Proposal for mandatory vaccine policy troubling for civil liberties group

A civil liberties groups is expressing constitutional concerns about proposals for mandatory COVID-19 vaccines for all eligible Canadians.

It comes days after the federal health minister suggested provinces start looking at mandating the shot for everyone who is able to receive it.

The Canadian Civil Liberties Association says a widespread mandatory vaccine policy from any province would likely conflict with the Charter of Rights and Freedoms.

The association’s director of the Fundamental Freedoms Program, Cara Zwibel, says Canadians have a right to security of the person.

“We have autonomy over our own bodies and we get to make decisions about medical care and treatment, and that would extend to vaccination,” she told CityNews.

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She adds such a policy likely wouldn’t stand up in a legal challenge, noting Section 7 of the Charter of Rights and Freedoms.

“It probably runs afoul of the constitution and is a concerning thing to throw out in such a casual way,” she said of the idea put forward by Health Minister Jean-Yves Duclos.

“Even things like this that would normally be considered extraordinary are sort of thrown out without much thought.”

Duclos has stressed any final call would be made by the provinces.

Speaking in French, Duclos said Friday, according to a translator, “I will give you a personal point of view — it’s personal and not necessarily relevant because this is a decision that will be made by the provinces. I personally think we will get there at some point — mandatory vaccination.”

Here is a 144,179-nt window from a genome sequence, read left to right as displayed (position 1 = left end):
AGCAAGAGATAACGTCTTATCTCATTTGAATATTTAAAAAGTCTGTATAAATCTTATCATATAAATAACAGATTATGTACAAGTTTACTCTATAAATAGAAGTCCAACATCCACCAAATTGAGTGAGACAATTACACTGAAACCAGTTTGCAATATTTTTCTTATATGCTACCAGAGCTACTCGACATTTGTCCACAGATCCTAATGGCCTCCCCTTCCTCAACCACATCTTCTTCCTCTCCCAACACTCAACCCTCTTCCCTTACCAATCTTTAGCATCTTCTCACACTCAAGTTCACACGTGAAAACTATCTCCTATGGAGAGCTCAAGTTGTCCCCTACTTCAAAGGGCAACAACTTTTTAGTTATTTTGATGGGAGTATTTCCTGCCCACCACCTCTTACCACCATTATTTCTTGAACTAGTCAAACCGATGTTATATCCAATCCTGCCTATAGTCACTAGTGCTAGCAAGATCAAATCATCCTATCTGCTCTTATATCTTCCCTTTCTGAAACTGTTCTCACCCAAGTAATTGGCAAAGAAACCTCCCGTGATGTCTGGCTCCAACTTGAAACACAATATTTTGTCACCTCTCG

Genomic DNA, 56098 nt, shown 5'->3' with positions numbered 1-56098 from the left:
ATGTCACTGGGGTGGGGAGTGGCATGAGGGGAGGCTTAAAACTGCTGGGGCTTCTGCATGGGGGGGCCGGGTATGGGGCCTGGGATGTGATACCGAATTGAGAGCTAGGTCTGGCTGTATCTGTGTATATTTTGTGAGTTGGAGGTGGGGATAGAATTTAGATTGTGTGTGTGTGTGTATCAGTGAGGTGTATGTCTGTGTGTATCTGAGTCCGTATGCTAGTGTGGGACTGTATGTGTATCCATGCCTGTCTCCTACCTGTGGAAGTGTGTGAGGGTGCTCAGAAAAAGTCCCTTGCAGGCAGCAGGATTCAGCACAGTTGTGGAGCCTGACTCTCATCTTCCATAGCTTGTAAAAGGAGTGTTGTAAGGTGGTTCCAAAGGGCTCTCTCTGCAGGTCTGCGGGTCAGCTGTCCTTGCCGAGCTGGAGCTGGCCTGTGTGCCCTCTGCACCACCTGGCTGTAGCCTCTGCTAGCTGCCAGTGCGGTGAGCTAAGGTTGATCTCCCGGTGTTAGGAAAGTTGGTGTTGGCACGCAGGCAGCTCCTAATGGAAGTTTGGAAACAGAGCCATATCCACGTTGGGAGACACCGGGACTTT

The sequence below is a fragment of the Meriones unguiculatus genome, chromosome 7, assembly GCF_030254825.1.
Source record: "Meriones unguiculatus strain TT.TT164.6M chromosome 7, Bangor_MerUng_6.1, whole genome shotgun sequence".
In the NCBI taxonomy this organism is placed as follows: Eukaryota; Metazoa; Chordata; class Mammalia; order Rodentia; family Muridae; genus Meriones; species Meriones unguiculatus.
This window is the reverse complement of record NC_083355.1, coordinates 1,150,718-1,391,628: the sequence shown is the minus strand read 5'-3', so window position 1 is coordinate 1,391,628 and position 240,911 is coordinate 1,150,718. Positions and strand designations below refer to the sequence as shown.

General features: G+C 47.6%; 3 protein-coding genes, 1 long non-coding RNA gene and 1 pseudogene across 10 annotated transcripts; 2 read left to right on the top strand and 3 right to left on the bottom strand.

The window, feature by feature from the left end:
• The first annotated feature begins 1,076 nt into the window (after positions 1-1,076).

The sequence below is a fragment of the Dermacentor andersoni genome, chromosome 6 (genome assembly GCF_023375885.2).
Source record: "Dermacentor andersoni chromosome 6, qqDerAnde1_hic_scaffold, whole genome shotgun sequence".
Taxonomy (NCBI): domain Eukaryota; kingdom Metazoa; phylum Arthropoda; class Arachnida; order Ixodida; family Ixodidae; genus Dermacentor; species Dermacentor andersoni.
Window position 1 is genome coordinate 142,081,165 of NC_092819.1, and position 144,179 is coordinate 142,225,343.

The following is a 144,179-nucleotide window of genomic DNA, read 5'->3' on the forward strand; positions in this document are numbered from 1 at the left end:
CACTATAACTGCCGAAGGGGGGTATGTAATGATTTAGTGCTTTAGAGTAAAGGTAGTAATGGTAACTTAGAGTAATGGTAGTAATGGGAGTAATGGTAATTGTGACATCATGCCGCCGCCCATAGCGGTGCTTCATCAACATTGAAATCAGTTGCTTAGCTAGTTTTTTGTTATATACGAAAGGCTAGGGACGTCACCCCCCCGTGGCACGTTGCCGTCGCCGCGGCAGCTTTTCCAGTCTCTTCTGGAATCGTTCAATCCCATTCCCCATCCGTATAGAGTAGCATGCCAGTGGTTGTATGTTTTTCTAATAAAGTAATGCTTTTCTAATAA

Alberta and Saskatchewan have already made it clear they will not make vaccines mandatory.

There is no doubt pressure is mounting to get the vaccinated to relent.

“If you are an unvaccinated adult, you are going to become part of Omicron wave that is threatening our hospitals. So I urge you to please stay home, limit your contact in the community to the most essential reasons, and please get your first two doses without delay to get protected,” said Dr. Lawrence Loh, the medical officer of health in the Peel region of Ontario.

Watch: Canada’s health minister believes mandatory vaccines are coming

But urging the unvaccinated is very different than making it mandatory for them.

One expert says there’s no question there’s an ethical obligation for every one of this to be vaccinated. However, it should not affect a person’s ability to get care.

“If mandatory vaccines include limiting or even halting health care for unvaccinated people, I as a bioethicist would be, with a lot of experience working within Canadian health care, would be 100 per cent opposed to that,” explained Kerry Bowman, a bioethicist out of the University of Toronto.

“I think it really tears at the very roots of who we are as a country, and it really rips apart our health-care system in terms of making judgements about our patients. There is so much anger right now towards unvaccinated people, and I get it, to a point. But what I struggle with is, what does mandatory mean? … The question is not just do we do this, but what does it say about us as a society, and how far do we go?”

Meanwhile, the head of the Canadian Medical Association has said it’s time our country have a direct and honest conversation about how we treat unvaccinated COVID-19 patients.

“As a society, we have made a decision to allocate resources disproportionately to this group of Canadians at the expense of other Canadians, including children who are now not able to attend school. And I think we’re sort of acting like it’s not a choice, but it is a choice,” CMA President Dr. Katherine Smart told the Big Story Podcast.

The prime minister is speaking with premiers on Monday. Though CityNews has been told the matter is not on the agenda, it is possible it could come up.

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